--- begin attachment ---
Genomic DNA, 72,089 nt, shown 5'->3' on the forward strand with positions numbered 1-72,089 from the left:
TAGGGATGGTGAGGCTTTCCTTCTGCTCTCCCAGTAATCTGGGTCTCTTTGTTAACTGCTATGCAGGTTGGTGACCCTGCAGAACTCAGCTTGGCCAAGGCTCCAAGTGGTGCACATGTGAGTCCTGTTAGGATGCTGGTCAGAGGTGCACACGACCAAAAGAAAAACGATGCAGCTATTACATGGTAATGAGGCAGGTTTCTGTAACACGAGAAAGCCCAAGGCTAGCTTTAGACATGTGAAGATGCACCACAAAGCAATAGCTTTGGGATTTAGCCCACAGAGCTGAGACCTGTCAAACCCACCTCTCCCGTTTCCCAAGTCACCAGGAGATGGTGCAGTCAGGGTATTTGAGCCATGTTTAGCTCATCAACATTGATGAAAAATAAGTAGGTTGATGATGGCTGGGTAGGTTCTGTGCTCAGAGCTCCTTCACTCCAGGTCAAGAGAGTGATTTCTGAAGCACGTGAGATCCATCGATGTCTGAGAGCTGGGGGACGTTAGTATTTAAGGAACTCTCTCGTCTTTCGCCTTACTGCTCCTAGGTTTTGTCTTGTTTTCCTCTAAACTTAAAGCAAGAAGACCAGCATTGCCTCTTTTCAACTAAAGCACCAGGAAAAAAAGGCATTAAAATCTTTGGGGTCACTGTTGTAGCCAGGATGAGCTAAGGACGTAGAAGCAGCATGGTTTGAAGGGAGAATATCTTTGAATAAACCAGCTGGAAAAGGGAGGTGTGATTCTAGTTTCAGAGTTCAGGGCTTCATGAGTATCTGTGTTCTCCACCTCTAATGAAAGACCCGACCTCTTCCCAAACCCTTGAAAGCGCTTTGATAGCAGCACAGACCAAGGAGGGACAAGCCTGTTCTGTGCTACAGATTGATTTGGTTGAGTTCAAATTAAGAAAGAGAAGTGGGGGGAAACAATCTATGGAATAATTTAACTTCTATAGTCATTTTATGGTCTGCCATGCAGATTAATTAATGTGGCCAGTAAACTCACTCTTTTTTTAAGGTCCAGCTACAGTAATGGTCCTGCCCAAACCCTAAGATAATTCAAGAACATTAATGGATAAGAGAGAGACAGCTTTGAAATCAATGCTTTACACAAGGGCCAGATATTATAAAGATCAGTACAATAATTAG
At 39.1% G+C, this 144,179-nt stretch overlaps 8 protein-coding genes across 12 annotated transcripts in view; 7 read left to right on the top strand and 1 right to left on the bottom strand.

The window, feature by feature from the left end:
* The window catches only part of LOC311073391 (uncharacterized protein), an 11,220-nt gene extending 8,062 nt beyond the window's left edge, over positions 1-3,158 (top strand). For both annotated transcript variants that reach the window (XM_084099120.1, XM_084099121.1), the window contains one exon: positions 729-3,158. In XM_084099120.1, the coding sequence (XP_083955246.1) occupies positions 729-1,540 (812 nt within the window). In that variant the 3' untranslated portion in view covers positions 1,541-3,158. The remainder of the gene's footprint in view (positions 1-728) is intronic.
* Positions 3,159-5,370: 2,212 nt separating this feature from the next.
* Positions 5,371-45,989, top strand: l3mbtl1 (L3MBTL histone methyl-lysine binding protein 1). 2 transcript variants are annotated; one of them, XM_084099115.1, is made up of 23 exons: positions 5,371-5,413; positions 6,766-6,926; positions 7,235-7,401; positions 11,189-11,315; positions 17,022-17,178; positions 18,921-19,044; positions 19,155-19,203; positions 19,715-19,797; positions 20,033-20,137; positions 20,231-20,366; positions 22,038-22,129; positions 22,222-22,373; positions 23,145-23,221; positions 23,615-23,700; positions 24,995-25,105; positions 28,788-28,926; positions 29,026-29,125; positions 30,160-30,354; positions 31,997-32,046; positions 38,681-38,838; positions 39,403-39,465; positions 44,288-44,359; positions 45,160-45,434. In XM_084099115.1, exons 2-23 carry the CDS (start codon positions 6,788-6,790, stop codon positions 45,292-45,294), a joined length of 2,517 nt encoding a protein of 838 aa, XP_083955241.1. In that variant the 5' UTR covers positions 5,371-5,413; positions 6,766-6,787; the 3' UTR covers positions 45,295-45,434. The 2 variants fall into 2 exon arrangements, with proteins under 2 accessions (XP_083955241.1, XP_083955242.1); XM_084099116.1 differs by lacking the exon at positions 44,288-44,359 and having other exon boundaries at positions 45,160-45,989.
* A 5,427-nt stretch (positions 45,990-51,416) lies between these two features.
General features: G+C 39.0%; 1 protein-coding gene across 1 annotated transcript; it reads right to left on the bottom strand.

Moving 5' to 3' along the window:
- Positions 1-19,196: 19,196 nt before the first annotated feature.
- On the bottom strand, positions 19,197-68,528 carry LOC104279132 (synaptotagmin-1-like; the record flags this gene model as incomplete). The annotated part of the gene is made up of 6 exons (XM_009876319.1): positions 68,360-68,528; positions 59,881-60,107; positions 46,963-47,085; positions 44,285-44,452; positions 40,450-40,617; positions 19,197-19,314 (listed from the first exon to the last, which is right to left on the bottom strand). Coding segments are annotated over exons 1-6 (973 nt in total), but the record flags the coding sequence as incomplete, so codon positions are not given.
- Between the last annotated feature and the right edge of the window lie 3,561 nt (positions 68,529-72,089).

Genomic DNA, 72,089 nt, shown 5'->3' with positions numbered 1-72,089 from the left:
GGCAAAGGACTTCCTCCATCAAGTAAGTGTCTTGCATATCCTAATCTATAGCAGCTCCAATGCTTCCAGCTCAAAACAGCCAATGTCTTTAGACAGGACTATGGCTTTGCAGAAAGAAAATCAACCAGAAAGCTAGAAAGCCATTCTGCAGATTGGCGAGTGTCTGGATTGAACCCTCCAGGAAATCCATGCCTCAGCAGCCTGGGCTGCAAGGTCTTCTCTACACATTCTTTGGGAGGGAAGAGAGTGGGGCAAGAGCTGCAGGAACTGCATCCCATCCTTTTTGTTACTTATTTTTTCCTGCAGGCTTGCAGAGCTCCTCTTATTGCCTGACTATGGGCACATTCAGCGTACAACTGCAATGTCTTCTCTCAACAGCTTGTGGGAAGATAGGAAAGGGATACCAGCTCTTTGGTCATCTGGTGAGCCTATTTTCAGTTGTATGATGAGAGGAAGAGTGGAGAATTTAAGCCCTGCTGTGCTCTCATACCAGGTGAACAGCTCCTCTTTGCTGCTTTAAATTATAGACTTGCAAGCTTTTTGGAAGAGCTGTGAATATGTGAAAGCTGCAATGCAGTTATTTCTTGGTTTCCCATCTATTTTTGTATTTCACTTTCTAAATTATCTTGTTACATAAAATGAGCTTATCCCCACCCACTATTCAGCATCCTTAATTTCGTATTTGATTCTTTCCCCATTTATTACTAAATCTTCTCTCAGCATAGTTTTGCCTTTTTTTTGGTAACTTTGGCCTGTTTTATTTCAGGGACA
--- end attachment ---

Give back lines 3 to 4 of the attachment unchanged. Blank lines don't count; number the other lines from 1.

At 39.1% G+C, this 144,179-nt stretch overlaps 8 protein-coding genes across 12 annotated transcripts in view; 7 read left to right on the top strand and 1 right to left on the bottom strand.

The window, feature by feature from the left end: